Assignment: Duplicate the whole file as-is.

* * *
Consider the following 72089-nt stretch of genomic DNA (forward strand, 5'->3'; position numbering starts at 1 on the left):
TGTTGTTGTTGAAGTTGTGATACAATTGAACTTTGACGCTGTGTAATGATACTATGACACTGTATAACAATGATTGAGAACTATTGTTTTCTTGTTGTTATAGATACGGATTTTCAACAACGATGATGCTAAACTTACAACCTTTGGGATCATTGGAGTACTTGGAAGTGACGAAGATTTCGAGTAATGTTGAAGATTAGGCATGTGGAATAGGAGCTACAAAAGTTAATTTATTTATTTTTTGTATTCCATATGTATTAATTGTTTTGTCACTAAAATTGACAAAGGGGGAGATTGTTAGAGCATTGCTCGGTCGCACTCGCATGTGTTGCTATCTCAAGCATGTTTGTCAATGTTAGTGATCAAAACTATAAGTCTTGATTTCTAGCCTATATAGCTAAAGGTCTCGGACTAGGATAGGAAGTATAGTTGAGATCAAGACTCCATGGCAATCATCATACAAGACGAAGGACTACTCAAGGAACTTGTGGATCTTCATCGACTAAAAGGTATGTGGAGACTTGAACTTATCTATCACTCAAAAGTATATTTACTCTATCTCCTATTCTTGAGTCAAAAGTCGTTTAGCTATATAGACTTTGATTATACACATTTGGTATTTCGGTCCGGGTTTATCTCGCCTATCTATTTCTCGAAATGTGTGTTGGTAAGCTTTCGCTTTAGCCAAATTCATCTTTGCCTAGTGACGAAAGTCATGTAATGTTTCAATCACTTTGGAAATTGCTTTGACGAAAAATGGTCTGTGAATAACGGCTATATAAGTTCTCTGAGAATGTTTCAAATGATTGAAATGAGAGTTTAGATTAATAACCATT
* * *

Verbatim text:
Consider the following 72089-nt stretch of genomic DNA (forward strand, 5'->3'; position numbering starts at 1 on the left):
TGTTGTTGTTGAAGTTGTGATACAATTGAACTTTGACGCTGTGTAATGATACTATGACACTGTATAACAATGATTGAGAACTATTGTTTTCTTGTTGTTATAGATACGGATTTTCAACAACGATGATGCTAAACTTACAACCTTTGGGATCATTGGAGTACTTGGAAGTGACGAAGATTTCGAGTAATGTTGAAGATTAGGCATGTGGAATAGGAGCTACAAAAGTTAATTTATTTATTTTTTGTATTCCATATGTATTAATTGTTTTGTCACTAAAATTGACAAAGGGGGAGATTGTTAGAGCATTGCTCGGTCGCACTCGCATGTGTTGCTATCTCAAGCATGTTTGTCAATGTTAGTGATCAAAACTATAAGTCTTGATTTCTAGCCTATATAGCTAAAGGTCTCGGACTAGGATAGGAAGTATAGTTGAGATCAAGACTCCATGGCAATCATCATACAAGACGAAGGACTACTCAAGGAACTTGTGGATCTTCATCGACTAAAAGGTATGTGGAGACTTGAACTTATCTATCACTCAAAAGTATATTTACTCTATCTCCTATTCTTGAGTCAAAAGTCGTTTAGCTATATAGACTTTGATTATACACATTTGGTATTTCGGTCCGGGTTTATCTCGCCTATCTATTTCTCGAAATGTGTGTTGGTAAGCTTTCGCTTTAGCCAAATTCATCTTTGCCTAGTGACGAAAGTCATGTAATGTTTCAATCACTTTGGAAATTGCTTTGACGAAAAATGGTCTGTGAATAACGGCTATATAAGTTCTCTGAGAATGTTTCAAATGATTGAAATGAGAGTTTAGATTAATAACCATT